If You Love Words, Consider Studying Linguistics

Updated April 25, 2017 | Infoplease Staff

Alphabet - If You Love Words, Consider Studying LinguisticsLinguistics may best be described as the rebar of the humanities—the supportive backbone that will rarely see the light of day. The value of linguistic scholarship to historians, translators, and literature scholars is sometimes incomparable. The way languages grow and intermingle is fundamental to the human cultural experience. But, the boring essentials like the differences between fricative consonants and approximants aren’t quite as headline grabbing as “New [linguistic] evidence reveals the fate of the Roanoke settlers”, nor even as exciting as “Mbabaram language independently creates identical term for ‘dog.’” That’s true, by the way, if you’re interested.

If you’re one of those few who want to study linguistics despite its lack of water cooler potential, we’d like to thank you for your imminent contribution to the social sciences. Then we’d like to congratulate you on your job security once you’re among the select few who can say something meaningful about Sanskrit. In the meantime, here are some handy resources to get you started:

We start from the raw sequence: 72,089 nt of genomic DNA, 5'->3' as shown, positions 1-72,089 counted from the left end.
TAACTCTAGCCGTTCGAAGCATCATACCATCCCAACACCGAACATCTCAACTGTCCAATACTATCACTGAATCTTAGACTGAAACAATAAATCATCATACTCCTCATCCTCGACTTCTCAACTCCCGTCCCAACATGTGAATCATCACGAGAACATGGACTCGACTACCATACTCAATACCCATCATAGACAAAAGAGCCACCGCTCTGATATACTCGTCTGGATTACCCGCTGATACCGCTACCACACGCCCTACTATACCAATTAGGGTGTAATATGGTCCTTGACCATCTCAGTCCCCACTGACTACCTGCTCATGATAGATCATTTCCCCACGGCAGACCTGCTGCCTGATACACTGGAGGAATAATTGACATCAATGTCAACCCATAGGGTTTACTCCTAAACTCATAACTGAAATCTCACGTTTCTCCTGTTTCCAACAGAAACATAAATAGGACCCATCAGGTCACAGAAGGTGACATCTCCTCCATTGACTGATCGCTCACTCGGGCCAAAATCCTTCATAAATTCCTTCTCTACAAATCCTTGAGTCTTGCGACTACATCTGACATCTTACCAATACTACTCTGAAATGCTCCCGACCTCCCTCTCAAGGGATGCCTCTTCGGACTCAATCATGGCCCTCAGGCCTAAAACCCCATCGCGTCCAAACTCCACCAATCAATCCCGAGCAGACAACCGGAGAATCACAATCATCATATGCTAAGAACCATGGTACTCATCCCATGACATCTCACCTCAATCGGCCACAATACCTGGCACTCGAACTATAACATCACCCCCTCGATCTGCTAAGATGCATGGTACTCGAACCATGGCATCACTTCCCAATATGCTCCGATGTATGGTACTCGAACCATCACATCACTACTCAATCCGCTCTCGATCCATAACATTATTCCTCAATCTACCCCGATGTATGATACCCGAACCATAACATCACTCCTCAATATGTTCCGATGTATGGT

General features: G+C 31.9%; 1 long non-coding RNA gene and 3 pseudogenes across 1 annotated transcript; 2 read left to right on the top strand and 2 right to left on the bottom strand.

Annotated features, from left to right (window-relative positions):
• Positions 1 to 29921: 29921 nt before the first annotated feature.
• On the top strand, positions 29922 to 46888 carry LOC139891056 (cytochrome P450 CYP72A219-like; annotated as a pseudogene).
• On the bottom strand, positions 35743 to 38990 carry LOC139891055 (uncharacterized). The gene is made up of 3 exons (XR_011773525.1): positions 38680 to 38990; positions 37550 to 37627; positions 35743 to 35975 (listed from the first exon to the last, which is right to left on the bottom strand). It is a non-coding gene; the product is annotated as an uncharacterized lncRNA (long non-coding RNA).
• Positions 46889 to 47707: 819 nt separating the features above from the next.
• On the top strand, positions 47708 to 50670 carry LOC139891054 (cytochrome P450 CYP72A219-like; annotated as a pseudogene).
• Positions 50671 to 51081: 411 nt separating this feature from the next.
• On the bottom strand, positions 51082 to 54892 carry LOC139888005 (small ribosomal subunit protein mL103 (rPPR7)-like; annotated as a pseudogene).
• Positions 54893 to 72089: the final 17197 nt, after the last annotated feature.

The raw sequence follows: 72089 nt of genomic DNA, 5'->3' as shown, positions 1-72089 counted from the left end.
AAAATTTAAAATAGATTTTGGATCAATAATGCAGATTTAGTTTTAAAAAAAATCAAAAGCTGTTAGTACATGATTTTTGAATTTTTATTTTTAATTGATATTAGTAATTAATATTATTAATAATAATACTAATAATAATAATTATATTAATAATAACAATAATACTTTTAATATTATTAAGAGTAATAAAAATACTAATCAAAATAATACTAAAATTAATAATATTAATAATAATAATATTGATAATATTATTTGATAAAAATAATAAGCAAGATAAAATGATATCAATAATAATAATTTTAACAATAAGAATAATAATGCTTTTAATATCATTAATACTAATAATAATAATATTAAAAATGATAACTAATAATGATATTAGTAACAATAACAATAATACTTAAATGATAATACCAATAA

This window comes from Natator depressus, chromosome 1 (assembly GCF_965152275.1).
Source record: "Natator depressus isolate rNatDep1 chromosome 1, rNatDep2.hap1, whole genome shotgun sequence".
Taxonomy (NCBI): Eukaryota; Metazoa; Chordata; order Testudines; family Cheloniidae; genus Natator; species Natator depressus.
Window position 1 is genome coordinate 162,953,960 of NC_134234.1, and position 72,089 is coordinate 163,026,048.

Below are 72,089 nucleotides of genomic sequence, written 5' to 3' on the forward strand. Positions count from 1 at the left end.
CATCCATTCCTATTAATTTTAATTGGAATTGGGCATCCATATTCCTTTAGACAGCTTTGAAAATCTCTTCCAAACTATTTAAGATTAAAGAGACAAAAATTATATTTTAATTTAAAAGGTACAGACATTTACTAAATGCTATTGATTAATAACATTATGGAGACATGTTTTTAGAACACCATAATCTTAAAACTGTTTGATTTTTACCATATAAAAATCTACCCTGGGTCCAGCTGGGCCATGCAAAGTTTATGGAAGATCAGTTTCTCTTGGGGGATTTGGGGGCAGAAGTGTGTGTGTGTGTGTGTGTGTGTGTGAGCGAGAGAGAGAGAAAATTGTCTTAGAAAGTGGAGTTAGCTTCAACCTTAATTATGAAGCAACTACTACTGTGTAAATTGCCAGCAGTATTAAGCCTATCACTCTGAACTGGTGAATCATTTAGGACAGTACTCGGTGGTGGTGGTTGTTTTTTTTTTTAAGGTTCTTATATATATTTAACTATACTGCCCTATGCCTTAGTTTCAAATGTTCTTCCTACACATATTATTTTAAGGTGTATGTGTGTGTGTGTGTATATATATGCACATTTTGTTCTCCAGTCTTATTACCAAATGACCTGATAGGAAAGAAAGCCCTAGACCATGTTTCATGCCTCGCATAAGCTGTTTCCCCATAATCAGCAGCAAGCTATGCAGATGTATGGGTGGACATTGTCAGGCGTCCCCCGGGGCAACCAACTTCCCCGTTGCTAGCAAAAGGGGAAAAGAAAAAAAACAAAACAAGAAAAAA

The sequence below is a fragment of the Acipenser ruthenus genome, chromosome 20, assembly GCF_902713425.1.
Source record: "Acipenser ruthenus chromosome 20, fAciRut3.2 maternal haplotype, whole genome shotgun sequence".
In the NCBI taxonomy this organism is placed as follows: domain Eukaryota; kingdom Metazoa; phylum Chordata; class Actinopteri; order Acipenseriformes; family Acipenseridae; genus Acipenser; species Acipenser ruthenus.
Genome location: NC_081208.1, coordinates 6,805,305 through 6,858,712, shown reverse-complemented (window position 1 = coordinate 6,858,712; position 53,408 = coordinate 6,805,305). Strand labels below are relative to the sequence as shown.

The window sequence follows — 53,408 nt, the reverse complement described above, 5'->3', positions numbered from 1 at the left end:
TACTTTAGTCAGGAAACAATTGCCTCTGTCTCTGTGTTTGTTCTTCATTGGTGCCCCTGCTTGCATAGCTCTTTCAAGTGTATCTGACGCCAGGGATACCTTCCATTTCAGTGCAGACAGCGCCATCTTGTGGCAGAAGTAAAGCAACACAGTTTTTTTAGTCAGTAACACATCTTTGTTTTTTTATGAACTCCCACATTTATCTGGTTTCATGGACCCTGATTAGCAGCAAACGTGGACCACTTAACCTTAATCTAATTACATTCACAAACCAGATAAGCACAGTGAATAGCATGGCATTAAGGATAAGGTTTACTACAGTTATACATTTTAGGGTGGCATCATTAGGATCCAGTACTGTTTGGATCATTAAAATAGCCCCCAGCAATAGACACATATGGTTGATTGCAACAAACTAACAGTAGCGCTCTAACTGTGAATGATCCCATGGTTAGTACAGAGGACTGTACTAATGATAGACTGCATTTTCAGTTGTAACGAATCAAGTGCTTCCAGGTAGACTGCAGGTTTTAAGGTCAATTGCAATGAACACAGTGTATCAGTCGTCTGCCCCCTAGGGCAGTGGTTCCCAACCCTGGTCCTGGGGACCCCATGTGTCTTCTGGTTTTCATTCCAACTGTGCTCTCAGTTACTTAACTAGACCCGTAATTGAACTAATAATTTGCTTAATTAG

Archives & Reference

  • Probably one of the coolest resources we have to discuss is Ethnologue. Ethnologue is a paid service, with the cheapest subscription running at $5/month. Ethnologue is a detailed catalogue of all of the languages (and most dialects) on Earth—all 7,100 of them. The languages are searchable by their relationships and by their population statistics.
  • The ACL Anthology is a collection of 41,000 papers on computational linguistics, divided up by the conference they originated from and by the year.
  • The Language Testing Resource Website is a public education resource with podcasts, videos, articles, and so on. If you’re looking for a more introductory resource, this is probably your best bet.


  • The Linguist List offers up downloadable fonts for linguistic use. Plain, simple, and altogether useless for someone who doesn’t know the material, but once you’ve engaged a bit you’ll undoubtedly find these valuable.
  • Praat is a downloadable program that allows you to use your computer for things like speech analysis, modification, and phonetics. The site may look like something from the late 90’s, but the software was updated as recently as March 23, 2017.


By Logan Chamberlain
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